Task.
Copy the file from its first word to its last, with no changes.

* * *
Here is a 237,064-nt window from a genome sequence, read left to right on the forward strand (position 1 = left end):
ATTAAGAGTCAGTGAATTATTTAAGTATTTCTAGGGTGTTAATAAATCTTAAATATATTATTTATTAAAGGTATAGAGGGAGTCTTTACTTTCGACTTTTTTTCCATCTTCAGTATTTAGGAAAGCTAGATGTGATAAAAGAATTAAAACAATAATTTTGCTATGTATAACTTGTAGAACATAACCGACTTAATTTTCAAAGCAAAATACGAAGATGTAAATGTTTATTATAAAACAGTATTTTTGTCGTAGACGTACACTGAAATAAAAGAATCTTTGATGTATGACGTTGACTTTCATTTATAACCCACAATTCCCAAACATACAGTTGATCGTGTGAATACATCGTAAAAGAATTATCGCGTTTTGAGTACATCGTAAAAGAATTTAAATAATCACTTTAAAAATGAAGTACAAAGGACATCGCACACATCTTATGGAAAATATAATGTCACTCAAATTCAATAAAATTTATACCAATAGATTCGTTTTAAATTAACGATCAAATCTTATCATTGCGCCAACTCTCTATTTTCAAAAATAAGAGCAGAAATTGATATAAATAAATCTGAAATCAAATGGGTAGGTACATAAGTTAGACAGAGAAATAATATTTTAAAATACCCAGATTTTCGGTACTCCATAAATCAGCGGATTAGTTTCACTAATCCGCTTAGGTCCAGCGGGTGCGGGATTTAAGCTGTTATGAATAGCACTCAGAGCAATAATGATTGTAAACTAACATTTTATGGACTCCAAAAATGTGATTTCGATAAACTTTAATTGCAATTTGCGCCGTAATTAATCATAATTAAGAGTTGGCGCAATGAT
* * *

Here is a 237,064-nt window from a genome sequence, read left to right on the forward strand (position 1 = left end):
ATTAAGAGTCAGTGAATTATTTAAGTATTTCTAGGGTGTTAATAAATCTTAAATATATTATTTATTAAAGGTATAGAGGGAGTCTTTACTTTCGACTTTTTTTCCATCTTCAGTATTTAGGAAAGCTAGATGTGATAAAAGAATTAAAACAATAATTTTGCTATGTATAACTTGTAGAACATAACCGACTTAATTTTCAAAGCAAAATACGAAGATGTAAATGTTTATTATAAAACAGTATTTTTGTCGTAGACGTACACTGAAATAAAAGAATCTTTGATGTATGACGTTGACTTTCATTTATAACCCACAATTCCCAAACATACAGTTGATCGTGTGAATACATCGTAAAAGAATTATCGCGTTTTGAGTACATCGTAAAAGAATTTAAATAATCACTTTAAAAATGAAGTACAAAGGACATCGCACACATCTTATGGAAAATATAATGTCACTCAAATTCAATAAAATTTATACCAATAGATTCGTTTTAAATTAACGATCAAATCTTATCATTGCGCCAACTCTCTATTTTCAAAAATAAGAGCAGAAATTGATATAAATAAATCTGAAATCAAATGGGTAGGTACATAAGTTAGACAGAGAAATAATATTTTAAAATACCCAGATTTTCGGTACTCCATAAATCAGCGGATTAGTTTCACTAATCCGCTTAGGTCCAGCGGGTGCGGGATTTAAGCTGTTATGAATAGCACTCAGAGCAATAATGATTGTAAACTAACATTTTATGGACTCCAAAAATGTGATTTCGATAAACTTTAATTGCAATTTGCGCCGTAATTAATCATAATTAAGAGTTGGCGCAATGAT